Twitter’s security team deleted nearly 90,000 fake accounts last week that were linked to a botnet campaign advertising fake adult dating and pornography services online.
The spam campaign was first spotted by digital security company ZeroFOX, who looked into the massive pornography botnet that was targeting the social media network.
As explained by ZeroFOX, a botnet is a collection of bot accounts controlled by a central command.
They found over 90,000 fake accounts that used a woman’s name and featured a suggestive photo, and nearly always included a sexually explicit phrase or poorly written remarks.
This was designed to encourage users to click on their tweets, which used Google’s URL shortening service to take them through a series of redirects before finally landing on a website that encouraged them to sign up for subscription pornography, webcam or fake dating websites.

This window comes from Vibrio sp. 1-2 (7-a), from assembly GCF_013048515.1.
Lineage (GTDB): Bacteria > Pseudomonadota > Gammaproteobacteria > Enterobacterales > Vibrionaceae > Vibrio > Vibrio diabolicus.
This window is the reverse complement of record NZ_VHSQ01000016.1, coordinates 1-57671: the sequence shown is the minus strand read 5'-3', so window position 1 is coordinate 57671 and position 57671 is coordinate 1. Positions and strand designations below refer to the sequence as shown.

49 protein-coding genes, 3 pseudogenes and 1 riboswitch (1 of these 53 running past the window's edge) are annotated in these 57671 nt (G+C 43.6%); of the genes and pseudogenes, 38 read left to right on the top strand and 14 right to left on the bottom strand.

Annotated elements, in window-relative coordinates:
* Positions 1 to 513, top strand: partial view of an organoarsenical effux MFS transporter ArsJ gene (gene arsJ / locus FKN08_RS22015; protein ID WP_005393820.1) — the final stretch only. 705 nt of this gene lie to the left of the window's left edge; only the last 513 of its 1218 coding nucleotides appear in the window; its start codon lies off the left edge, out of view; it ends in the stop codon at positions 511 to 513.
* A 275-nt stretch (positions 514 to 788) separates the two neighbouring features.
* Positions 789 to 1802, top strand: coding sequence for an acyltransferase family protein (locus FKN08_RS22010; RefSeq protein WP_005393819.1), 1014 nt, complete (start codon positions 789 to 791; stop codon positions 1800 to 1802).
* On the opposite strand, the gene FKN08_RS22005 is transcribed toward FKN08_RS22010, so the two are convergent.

And according to ZeroFOX, millions of people fell for the scam, the campaign generating over 30m clicks, with some falling victim by entering their payment information.
The digital security company disclosed all the Twitter profiles and posts to Twitter’s security team on 10th July, who subsequently removed them all from the platform.
In a blog post, ZeroFOX said: “To our knowledge, the botnet is one of the largest malicious campaigns ever recorded on a social network.”
To read an in-depth account of the spam campaign, check out ZeroFOX’s blog post here.